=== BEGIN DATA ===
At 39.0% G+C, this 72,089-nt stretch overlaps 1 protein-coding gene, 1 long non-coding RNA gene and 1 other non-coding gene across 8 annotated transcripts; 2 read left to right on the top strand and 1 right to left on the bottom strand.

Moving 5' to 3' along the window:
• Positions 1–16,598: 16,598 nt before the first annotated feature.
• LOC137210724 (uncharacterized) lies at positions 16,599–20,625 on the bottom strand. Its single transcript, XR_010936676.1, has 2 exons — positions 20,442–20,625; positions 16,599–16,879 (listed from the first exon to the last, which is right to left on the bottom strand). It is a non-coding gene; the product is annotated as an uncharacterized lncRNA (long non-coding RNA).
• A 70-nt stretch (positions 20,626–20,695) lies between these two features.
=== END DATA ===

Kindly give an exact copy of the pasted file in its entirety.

At 39.0% G+C, this 72,089-nt stretch overlaps 1 protein-coding gene, 1 long non-coding RNA gene and 1 other non-coding gene across 8 annotated transcripts; 2 read left to right on the top strand and 1 right to left on the bottom strand.

Moving 5' to 3' along the window:
• Positions 1–16,598: 16,598 nt before the first annotated feature.
• LOC137210724 (uncharacterized) lies at positions 16,599–20,625 on the bottom strand. Its single transcript, XR_010936676.1, has 2 exons — positions 20,442–20,625; positions 16,599–16,879 (listed from the first exon to the last, which is right to left on the bottom strand). It is a non-coding gene; the product is annotated as an uncharacterized lncRNA (long non-coding RNA).
• A 70-nt stretch (positions 20,626–20,695) lies between these two features.